3 Tips for a Healthy Baby0
(Family Features) When you’re a new parent, once you’ve successfully navigated the first car ride home from the hospital and the euphoria of this new little life begins to fade, you’re left with one resounding question: now what?
Over the years, you’ll have many responsibilities as a parent, but your most important focus in those early days, weeks and months is your child’s health and development, including his or her brain, gut and senses.
Numerous studies offer evidence that a child’s learning abilities are developed during early childhood, meaning before even heading off to school. That’s why it’s important to begin nurturing your baby’s cognitive development from the start.
That doesn’t mean you need to reach for the flash cards right away, though. Instead, focus on simply talking, singing and playing together. These activities can help develop vocabulary and other important cognitive functions. As your baby develops, pay attention to what captures his or her attention and encourage exploration of toys, textures and other items of interest.
When it comes to a baby’s gut health, the first six months are critical. It’s during this time period when babies have yet to be introduced to solid food that the immune system and metabolism are developing and being programmed for the future. Research published in “Cell” shows good gut bacteria during infancy, specifically Bifidobacterium, plays a critical role in establishing strong immune systems and metabolism.
“It’s important for infants to have an abundance of beneficial bacteria, such as Bifidobacterium, in their gut early in life,” said Dr. Tracy Shafizadeh, PhD, gut health expert for Evivo. “Unfortunately, as an unintended consequence of modern medical practices such as antibiotics and C-sections, it is estimated that nine out of 10 babies have exceptionally low levels of Bifidobacterium. This allows an overgrowth of bad gut bacteria, which is linked to short- and long-term health conditions such as colic, eczema, allergies, asthma, diabetes and obesity.”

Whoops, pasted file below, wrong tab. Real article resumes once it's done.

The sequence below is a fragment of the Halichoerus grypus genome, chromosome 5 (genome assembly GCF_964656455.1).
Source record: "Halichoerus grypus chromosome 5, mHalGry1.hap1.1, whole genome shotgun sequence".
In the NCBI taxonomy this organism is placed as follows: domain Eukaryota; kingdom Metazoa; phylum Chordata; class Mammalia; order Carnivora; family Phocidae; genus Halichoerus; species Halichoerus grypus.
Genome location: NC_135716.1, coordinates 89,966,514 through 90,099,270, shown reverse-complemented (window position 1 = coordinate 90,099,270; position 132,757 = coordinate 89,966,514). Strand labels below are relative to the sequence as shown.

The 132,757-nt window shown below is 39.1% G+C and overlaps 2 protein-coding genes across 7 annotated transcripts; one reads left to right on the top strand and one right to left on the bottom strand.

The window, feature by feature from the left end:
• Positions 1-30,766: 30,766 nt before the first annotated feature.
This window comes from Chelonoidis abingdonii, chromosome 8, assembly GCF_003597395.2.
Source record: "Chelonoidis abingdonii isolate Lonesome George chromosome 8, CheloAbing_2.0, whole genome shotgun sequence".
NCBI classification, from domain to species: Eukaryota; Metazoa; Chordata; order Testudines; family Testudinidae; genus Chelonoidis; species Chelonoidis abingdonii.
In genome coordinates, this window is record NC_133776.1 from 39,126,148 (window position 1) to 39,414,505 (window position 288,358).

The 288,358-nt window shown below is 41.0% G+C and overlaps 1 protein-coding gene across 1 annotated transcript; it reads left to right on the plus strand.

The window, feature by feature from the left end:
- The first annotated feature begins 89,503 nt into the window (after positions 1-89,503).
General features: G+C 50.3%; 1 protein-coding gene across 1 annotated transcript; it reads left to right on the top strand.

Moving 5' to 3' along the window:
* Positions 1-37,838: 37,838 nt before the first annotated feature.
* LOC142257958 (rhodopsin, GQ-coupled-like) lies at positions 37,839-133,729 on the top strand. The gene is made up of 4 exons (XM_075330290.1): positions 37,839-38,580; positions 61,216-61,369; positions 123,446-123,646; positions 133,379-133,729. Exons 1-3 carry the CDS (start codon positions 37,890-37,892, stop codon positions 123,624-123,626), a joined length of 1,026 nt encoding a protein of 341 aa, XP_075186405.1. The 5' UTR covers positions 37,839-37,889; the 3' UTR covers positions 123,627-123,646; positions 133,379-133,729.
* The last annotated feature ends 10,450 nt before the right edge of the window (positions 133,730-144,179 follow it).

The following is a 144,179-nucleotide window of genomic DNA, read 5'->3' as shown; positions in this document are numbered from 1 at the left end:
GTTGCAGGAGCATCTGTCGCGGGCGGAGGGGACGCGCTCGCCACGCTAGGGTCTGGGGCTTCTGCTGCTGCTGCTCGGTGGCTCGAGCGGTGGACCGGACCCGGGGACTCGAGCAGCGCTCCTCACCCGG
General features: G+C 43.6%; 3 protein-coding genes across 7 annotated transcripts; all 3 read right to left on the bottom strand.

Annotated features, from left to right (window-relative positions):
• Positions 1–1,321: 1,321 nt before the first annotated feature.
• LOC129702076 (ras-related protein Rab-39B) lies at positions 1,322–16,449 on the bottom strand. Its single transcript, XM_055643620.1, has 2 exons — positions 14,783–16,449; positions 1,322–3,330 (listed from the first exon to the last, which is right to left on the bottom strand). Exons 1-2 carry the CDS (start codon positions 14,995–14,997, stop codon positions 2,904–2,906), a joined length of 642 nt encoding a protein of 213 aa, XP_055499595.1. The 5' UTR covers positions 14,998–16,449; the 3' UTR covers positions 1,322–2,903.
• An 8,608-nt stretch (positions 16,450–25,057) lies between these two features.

There is, however, a way for parents to identify if their baby has high or low levels of Bifidobacterium by asking three simple questions. If the answer is “yes” to any of these questions, there’s a good chance your baby’s Bifidobacterium levels are low.
- Were you or your baby given antibiotics during pregnancy, childbirth or in the first six months after childbirth?
- Were you or your baby born via C-section?
- Does your baby have diaper rash or have 5-plus loose, watery poops per day?
If you’re concerned about your baby’s gut health, talk with your pediatrician about an option like Evivo, the first and only baby probiotic clinically proven to restore the levels of B. infantis, a specific strain of Bifidobacterium, in a baby’s gut and reduce bad gut bacteria linked to colic, eczema, allergies, diabetes and obesity by 80 percent.
Sensory cues are what allow your baby to take in information about surroundings. Exposing your baby to various sensory experiences funnels a wealth of information to help develop skills and better understand the visual, audible, olfactory and textural stimulants that he or she encounters.
As your child grows older, these early experiences can help him or her recognize different colors, sounds, smells and tastes, some of which may later distinguish likes and dislikes, such as an enjoyment of one type of food and distaste for another.
Find more information and ideas for ways to improve your baby’s health at evivo.com.